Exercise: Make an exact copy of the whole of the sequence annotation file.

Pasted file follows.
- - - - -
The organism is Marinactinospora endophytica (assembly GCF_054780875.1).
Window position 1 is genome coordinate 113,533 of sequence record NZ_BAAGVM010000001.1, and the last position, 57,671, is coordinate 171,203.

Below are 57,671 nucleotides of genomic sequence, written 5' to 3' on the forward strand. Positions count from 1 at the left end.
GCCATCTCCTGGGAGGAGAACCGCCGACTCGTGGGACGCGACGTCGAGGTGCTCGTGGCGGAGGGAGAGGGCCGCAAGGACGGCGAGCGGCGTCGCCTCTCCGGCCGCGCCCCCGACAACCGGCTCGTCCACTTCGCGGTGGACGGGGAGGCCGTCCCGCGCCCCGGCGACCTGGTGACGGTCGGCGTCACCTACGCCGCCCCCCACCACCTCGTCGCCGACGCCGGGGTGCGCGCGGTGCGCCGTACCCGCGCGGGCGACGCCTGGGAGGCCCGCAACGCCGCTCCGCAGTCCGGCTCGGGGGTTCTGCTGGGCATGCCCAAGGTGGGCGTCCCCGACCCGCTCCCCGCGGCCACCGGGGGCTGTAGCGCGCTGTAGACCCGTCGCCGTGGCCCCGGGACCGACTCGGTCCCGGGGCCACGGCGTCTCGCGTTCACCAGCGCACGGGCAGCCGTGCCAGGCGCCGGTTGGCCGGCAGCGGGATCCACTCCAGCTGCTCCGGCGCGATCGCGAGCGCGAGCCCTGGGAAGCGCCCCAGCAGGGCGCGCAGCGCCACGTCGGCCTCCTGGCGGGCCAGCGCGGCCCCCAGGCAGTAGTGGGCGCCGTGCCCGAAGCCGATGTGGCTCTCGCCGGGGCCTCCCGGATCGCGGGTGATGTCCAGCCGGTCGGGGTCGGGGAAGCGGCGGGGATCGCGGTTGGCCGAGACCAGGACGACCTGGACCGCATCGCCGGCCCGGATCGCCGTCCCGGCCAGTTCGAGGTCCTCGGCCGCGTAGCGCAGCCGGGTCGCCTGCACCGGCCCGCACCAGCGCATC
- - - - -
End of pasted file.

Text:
The organism is Marinactinospora endophytica (assembly GCF_054780875.1).
Window position 1 is genome coordinate 113,533 of sequence record NZ_BAAGVM010000001.1, and the last position, 57,671, is coordinate 171,203.

Below are 57,671 nucleotides of genomic sequence, written 5' to 3' on the forward strand. Positions count from 1 at the left end.
GCCATCTCCTGGGAGGAGAACCGCCGACTCGTGGGACGCGACGTCGAGGTGCTCGTGGCGGAGGGAGAGGGCCGCAAGGACGGCGAGCGGCGTCGCCTCTCCGGCCGCGCCCCCGACAACCGGCTCGTCCACTTCGCGGTGGACGGGGAGGCCGTCCCGCGCCCCGGCGACCTGGTGACGGTCGGCGTCACCTACGCCGCCCCCCACCACCTCGTCGCCGACGCCGGGGTGCGCGCGGTGCGCCGTACCCGCGCGGGCGACGCCTGGGAGGCCCGCAACGCCGCTCCGCAGTCCGGCTCGGGGGTTCTGCTGGGCATGCCCAAGGTGGGCGTCCCCGACCCGCTCCCCGCGGCCACCGGGGGCTGTAGCGCGCTGTAGACCCGTCGCCGTGGCCCCGGGACCGACTCGGTCCCGGGGCCACGGCGTCTCGCGTTCACCAGCGCACGGGCAGCCGTGCCAGGCGCCGGTTGGCCGGCAGCGGGATCCACTCCAGCTGCTCCGGCGCGATCGCGAGCGCGAGCCCTGGGAAGCGCCCCAGCAGGGCGCGCAGCGCCACGTCGGCCTCCTGGCGGGCCAGCGCGGCCCCCAGGCAGTAGTGGGCGCCGTGCCCGAAGCCGATGTGGCTCTCGCCGGGGCCTCCCGGATCGCGGGTGATGTCCAGCCGGTCGGGGTCGGGGAAGCGGCGGGGATCGCGGTTGGCCGAGACCAGGACGACCTGGACCGCATCGCCGGCCCGGATCGCCGTCCCGGCCAGTTCGAGGTCCTCGGCCGCGTAGCGCAGCCGGGTCGCCTGCACCGGCCCGCACCAGCGCATC